REVIEW: “A Different Kind of Place” by Tobias Buckell

Review of Tobias Buckell, “A Different Kind of Place”, Apex Magazine 109 (2018): Read Online. Reviewed by Joanna Z. Weston.

Zadie just wants to distract herself from the zombies. She goes to the salon to escape from the news stories, but the subject just keeps following her as she deals with the residents of her upper class small town who don’t trust the new vaccine or see the need for any sort of zombie protection. After all, Chester isn’t that kind of town.

I think zombies work best as an allegory, and they work particularly well in this story about the early days of a zombie apocalypse. This is a sharp commentary on how people, especially the well-off, assume that bad things only happen somewhere else, whether that’s another town or another country.

The undercurrent of racism serves to both ground the story in reality and further define the sort of town Chester is. As a brown-skinned school teacher in a mostly white town, Zadie is never sure if she can trust the intentions behind the smiling faces she sees everywhere. These aren’t the sort of people to express overt racism, but they express themselves in small, subtle ways that neither she nor the reader can mistake.

All in all, this is a thoughtful zombie story whose themes are highly relevant to our times.

REVIEW: “Suzie Q” by Jacqueline Carey

Review of Jacqueline Carey, “Suzie Q”, Apex Magazine 109 (2018): Read Online. Reviewed by Joanna Z. Weston.

Suzanne thought she’d escaped her painful past when she passed the summoning exam and was accepted into Holyfields, where she’d learn to summon angels. But when the story starts, she’s living on the streets of the neighboring city, dodging shadows that will eat her and bad people who will feed her to those shadows. Slowly, we learn how she got expelled from Holyfields and why she has a demon inside her. In the end, that demon proves itself to be a surprising strength.

This is a story that works as well as a metaphor as it does as a literal story, and I appreciate that. I can’t say that this is exactly an enjoyable read, dealing as it does with sexual trauma and coercion, followed by betrayal, but it is an absorbing one. The lingering effects of abuse and bullying are realistically portrayed in the character of Suzanne, and the world is tantalizingly sketched out. When she finally finds her power, I nearly cheered. She’s able to find the ways that suffering has made her stronger, and learns to use that for herself. The ending avoids the sin of romanticizing suffering, of making it seem that trauma and abuse were somehow worthwhile, by making it clear that her strength is born not just of the bad things that happened to her, but also her own choices.

This isn’t an easy story, but it is a powerful one, though it could be triggering to people who’ve experienced sexual trauma.

REVIEW: “Three Meetings of the Pregnant Man Support Group” by James Beamon

Review of James Beamon, “Three Meetings of the Pregnant Man Support Group”, Apex Magazine 109 (2018): Read Online. Reviewed by Joanna Z. Weston.

Imagine, if you will, aliens who come to earth after deciding that humans make excellent hosts to incubate their offspring. Imagine that this has become a known – if still controversial – aspect of every day life. What might that experience be like for the men so impregnated? The result might be this surprisingly thoughtful story.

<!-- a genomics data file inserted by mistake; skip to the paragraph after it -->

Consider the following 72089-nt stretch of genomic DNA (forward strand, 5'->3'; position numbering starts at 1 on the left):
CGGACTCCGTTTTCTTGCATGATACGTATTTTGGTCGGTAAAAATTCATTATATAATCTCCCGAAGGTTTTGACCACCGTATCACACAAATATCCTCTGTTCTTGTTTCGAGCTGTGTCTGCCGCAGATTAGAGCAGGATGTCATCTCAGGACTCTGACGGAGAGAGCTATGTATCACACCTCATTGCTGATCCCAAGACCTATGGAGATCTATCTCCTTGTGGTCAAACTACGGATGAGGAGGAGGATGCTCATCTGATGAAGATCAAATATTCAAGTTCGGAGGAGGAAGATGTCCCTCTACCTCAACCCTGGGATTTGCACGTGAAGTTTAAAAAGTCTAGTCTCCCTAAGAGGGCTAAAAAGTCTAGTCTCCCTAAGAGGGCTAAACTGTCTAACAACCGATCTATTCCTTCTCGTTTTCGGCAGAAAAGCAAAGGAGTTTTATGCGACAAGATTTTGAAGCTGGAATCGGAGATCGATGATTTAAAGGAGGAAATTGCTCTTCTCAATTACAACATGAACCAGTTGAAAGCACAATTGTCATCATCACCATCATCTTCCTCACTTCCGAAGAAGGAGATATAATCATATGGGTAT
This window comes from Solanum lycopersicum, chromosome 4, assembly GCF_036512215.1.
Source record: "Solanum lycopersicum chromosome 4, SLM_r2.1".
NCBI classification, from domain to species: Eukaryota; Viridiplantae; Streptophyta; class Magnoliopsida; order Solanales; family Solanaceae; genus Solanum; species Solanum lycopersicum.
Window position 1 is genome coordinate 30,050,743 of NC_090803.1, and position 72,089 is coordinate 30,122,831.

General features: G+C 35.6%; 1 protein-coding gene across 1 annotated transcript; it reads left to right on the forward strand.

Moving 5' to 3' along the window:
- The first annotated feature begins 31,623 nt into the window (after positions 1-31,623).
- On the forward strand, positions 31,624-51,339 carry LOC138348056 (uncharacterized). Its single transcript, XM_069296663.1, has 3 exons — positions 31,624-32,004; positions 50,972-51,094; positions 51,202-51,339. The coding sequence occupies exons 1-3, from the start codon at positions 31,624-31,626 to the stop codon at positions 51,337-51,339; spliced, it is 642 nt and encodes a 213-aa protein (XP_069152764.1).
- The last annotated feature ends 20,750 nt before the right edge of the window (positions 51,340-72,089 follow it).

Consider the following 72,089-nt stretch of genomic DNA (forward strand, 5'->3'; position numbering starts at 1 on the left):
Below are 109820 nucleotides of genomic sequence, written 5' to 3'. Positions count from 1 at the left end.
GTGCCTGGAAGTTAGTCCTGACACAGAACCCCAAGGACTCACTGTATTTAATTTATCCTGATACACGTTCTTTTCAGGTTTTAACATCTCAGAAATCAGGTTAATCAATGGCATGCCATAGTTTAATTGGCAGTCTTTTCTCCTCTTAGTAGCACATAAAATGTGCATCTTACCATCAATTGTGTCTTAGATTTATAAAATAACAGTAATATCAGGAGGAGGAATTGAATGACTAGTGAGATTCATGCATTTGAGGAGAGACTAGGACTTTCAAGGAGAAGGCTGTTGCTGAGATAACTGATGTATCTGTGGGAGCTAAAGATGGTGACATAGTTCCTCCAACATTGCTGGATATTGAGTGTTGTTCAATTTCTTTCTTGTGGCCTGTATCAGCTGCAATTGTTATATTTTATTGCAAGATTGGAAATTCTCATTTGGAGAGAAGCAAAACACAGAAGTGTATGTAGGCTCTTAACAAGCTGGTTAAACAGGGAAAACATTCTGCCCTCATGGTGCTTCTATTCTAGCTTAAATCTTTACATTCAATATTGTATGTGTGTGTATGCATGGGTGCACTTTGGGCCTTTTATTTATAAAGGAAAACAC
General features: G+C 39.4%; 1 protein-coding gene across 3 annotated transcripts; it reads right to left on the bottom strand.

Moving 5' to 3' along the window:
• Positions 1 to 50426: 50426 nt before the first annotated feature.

I’m going to be honest with you – the premise of this story did not sit well with me. Growing alien fetuses in men’s appendixes seemed too weird, too gross. But the concept is grounded in strong writing, nuanced world-building, and a group of well-developed characters. This is a story that had to work to win me over, but it did a good job.

The world-building starts with the left-handed student desks that the men sit at in their support group, that identifies the group to anyone at a glance, even before the men walk in. See, the alien fetuses grow in their appendixes, so the pregnant men develop huge bulges on the right, rendering them off balance. The desks give them an opening for their side bellies, and something to lean against to counter the unbalanced weight. Every detail in the story is that well thought out.

This is a very human story. Yes, there are aliens, and we have to assume they have spaceships and a planet, but none of that matters here. This is about relationships – between the narrator and his sister, the support group, and his own body. It’s also about choice, as the men struggle to understand why they were picked for this role, what it means.

The problem in this story lies in the gender essentialism, which I did not pick up on the first time through, but which I saw discussed elsewhere and feel the need to address here. It presents the concept of pregnant men as a science fiction oddity, when there are real transmen who can, and sometimes do, carry children. This story does those men a disservice and could be hurtful to certain people, so be warned.

I still  believe this is a good story for people who like human-sized, thoughtful SF, but with some reservations.

REVIEW: “Cherry Wood Coffin” by Eugenia Triantafyllou

Review of Eugenia Triantafyllou, “Cherry Wood Coffin”, Apex Magazine 108 (2018): Read Online. Reviewed by Joanna Z. Weston.